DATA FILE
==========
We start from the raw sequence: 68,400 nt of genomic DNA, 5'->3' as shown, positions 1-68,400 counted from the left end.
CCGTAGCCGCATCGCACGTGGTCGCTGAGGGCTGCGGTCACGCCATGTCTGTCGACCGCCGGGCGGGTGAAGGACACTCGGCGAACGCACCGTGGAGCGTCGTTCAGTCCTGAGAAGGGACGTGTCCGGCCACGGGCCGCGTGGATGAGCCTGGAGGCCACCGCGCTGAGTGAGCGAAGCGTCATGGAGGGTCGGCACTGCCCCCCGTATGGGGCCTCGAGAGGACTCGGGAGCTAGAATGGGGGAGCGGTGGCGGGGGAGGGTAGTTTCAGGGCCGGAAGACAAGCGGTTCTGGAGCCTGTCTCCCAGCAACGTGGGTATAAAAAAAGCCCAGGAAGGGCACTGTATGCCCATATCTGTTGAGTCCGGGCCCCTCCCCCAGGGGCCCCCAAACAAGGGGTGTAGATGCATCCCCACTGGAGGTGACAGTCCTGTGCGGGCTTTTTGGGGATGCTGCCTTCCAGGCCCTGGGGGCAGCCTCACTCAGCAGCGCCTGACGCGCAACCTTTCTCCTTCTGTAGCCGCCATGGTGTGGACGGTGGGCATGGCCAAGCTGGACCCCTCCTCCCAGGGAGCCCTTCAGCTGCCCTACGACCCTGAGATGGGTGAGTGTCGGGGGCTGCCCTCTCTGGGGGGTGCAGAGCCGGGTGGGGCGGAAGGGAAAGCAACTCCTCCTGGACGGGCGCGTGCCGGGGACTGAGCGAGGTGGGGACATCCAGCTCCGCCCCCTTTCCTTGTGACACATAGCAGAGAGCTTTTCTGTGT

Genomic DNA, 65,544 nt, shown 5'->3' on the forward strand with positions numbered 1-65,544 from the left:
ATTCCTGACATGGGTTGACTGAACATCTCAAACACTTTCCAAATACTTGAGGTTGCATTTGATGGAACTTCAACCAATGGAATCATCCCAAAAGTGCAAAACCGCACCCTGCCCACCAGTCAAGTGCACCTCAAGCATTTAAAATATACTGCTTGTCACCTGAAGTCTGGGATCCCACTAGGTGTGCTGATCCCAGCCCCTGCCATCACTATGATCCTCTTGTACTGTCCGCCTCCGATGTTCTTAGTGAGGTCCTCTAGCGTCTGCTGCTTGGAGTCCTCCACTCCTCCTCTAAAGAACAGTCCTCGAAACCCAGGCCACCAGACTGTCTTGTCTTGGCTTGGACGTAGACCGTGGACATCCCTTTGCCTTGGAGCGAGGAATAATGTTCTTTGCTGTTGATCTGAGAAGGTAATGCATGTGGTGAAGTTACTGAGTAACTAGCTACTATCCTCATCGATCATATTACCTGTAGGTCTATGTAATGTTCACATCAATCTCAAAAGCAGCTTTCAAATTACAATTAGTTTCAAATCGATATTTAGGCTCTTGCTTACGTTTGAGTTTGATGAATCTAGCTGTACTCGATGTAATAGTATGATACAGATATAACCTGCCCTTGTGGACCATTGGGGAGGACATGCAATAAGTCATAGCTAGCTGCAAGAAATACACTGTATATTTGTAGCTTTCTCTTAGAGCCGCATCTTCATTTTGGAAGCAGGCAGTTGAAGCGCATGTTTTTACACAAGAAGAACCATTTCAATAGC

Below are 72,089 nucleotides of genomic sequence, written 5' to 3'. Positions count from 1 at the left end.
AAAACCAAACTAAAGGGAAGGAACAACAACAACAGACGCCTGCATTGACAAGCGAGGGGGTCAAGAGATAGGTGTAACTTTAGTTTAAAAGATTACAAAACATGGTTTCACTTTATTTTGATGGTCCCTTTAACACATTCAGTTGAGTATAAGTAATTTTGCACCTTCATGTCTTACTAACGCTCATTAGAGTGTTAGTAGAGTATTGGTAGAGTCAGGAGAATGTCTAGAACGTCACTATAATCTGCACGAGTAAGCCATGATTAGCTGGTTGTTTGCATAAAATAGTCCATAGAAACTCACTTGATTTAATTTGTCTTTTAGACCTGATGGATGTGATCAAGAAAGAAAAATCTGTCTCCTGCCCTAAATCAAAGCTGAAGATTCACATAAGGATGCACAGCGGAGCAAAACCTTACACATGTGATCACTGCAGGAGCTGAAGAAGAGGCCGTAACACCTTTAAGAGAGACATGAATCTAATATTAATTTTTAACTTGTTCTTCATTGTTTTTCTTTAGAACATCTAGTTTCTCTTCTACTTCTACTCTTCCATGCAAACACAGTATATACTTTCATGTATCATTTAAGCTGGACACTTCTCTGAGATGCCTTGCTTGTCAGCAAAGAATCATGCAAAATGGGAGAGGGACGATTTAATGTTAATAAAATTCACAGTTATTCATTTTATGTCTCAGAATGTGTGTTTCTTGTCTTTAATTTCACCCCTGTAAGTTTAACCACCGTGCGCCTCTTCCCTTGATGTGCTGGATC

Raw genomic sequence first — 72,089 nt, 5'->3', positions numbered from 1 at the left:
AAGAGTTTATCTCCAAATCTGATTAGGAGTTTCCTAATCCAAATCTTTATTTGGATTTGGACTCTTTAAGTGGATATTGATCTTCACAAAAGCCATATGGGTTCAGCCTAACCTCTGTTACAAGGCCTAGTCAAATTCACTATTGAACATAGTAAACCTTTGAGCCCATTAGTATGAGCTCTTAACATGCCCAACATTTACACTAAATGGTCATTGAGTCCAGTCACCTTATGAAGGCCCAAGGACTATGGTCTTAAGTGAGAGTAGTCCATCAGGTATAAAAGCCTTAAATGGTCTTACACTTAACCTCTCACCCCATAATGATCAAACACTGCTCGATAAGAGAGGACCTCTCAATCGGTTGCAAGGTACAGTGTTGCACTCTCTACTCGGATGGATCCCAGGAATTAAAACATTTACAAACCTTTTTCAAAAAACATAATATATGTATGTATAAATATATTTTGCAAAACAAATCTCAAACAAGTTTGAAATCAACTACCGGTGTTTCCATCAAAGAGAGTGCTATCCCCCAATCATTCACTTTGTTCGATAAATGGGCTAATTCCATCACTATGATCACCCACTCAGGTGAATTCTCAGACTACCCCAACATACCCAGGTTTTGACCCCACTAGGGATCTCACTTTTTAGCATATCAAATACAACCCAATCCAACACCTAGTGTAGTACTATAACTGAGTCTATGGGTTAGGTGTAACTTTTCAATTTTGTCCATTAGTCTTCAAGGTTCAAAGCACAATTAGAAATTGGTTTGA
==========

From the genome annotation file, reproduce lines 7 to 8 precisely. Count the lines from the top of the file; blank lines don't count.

Raw genomic sequence first — 72,089 nt, 5'->3', positions numbered from 1 at the left:
AAGAGTTTATCTCCAAATCTGATTAGGAGTTTCCTAATCCAAATCTTTATTTGGATTTGGACTCTTTAAGTGGATATTGATCTTCACAAAAGCCATATGGGTTCAGCCTAACCTCTGTTACAAGGCCTAGTCAAATTCACTATTGAACATAGTAAACCTTTGAGCCCATTAGTATGAGCTCTTAACATGCCCAACATTTACACTAAATGGTCATTGAGTCCAGTCACCTTATGAAGGCCCAAGGACTATGGTCTTAAGTGAGAGTAGTCCATCAGGTATAAAAGCCTTAAATGGTCTTACACTTAACCTCTCACCCCATAATGATCAAACACTGCTCGATAAGAGAGGACCTCTCAATCGGTTGCAAGGTACAGTGTTGCACTCTCTACTCGGATGGATCCCAGGAATTAAAACATTTACAAACCTTTTTCAAAAAACATAATATATGTATGTATAAATATATTTTGCAAAACAAATCTCAAACAAGTTTGAAATCAACTACCGGTGTTTCCATCAAAGAGAGTGCTATCCCCCAATCATTCACTTTGTTCGATAAATGGGCTAATTCCATCACTATGATCACCCACTCAGGTGAATTCTCAGACTACCCCAACATACCCAGGTTTTGACCCCACTAGGGATCTCACTTTTTAGCATATCAAATACAACCCAATCCAACACCTAGTGTAGTACTATAACTGAGTCTATGGGTTAGGTGTAACTTTTCAATTTTGTCCATTAGTCTTCAAGGTTCAAAGCACAATTAGAAATTGGTTTGA